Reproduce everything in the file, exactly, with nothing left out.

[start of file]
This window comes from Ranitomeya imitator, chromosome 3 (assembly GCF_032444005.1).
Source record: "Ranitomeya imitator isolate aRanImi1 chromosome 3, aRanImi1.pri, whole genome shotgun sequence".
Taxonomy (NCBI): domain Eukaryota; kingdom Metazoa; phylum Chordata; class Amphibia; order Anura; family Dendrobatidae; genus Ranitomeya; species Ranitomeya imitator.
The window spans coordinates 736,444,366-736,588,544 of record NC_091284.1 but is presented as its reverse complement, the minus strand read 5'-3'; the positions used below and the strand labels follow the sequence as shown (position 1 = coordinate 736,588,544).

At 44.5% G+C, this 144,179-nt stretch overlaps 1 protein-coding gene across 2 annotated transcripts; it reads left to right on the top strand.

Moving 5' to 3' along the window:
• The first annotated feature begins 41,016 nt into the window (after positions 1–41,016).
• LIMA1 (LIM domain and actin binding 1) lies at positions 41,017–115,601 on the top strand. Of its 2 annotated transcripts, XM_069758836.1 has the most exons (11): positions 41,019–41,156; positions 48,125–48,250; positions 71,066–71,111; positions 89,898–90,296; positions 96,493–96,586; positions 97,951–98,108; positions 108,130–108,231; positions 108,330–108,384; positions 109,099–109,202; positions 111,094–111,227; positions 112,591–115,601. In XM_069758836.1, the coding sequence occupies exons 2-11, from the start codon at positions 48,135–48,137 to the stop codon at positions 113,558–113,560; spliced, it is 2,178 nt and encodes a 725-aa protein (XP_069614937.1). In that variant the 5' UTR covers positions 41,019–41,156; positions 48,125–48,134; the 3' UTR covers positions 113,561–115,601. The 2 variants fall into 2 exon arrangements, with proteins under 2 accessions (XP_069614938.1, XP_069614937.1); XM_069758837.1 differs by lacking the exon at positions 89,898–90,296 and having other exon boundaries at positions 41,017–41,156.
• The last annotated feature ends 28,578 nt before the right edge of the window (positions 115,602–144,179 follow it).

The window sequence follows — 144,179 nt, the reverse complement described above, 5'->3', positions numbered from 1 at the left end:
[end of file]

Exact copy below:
This window comes from Ranitomeya imitator, chromosome 3 (assembly GCF_032444005.1).
Source record: "Ranitomeya imitator isolate aRanImi1 chromosome 3, aRanImi1.pri, whole genome shotgun sequence".
Taxonomy (NCBI): domain Eukaryota; kingdom Metazoa; phylum Chordata; class Amphibia; order Anura; family Dendrobatidae; genus Ranitomeya; species Ranitomeya imitator.
The window spans coordinates 736,444,366-736,588,544 of record NC_091284.1 but is presented as its reverse complement, the minus strand read 5'-3'; the positions used below and the strand labels follow the sequence as shown (position 1 = coordinate 736,588,544).

At 44.5% G+C, this 144,179-nt stretch overlaps 1 protein-coding gene across 2 annotated transcripts; it reads left to right on the top strand.

Moving 5' to 3' along the window:
• The first annotated feature begins 41,016 nt into the window (after positions 1–41,016).
• LIMA1 (LIM domain and actin binding 1) lies at positions 41,017–115,601 on the top strand. Of its 2 annotated transcripts, XM_069758836.1 has the most exons (11): positions 41,019–41,156; positions 48,125–48,250; positions 71,066–71,111; positions 89,898–90,296; positions 96,493–96,586; positions 97,951–98,108; positions 108,130–108,231; positions 108,330–108,384; positions 109,099–109,202; positions 111,094–111,227; positions 112,591–115,601. In XM_069758836.1, the coding sequence occupies exons 2-11, from the start codon at positions 48,135–48,137 to the stop codon at positions 113,558–113,560; spliced, it is 2,178 nt and encodes a 725-aa protein (XP_069614937.1). In that variant the 5' UTR covers positions 41,019–41,156; positions 48,125–48,134; the 3' UTR covers positions 113,561–115,601. The 2 variants fall into 2 exon arrangements, with proteins under 2 accessions (XP_069614938.1, XP_069614937.1); XM_069758837.1 differs by lacking the exon at positions 89,898–90,296 and having other exon boundaries at positions 41,017–41,156.
• The last annotated feature ends 28,578 nt before the right edge of the window (positions 115,602–144,179 follow it).

The window sequence follows — 144,179 nt, the reverse complement described above, 5'->3', positions numbered from 1 at the left end: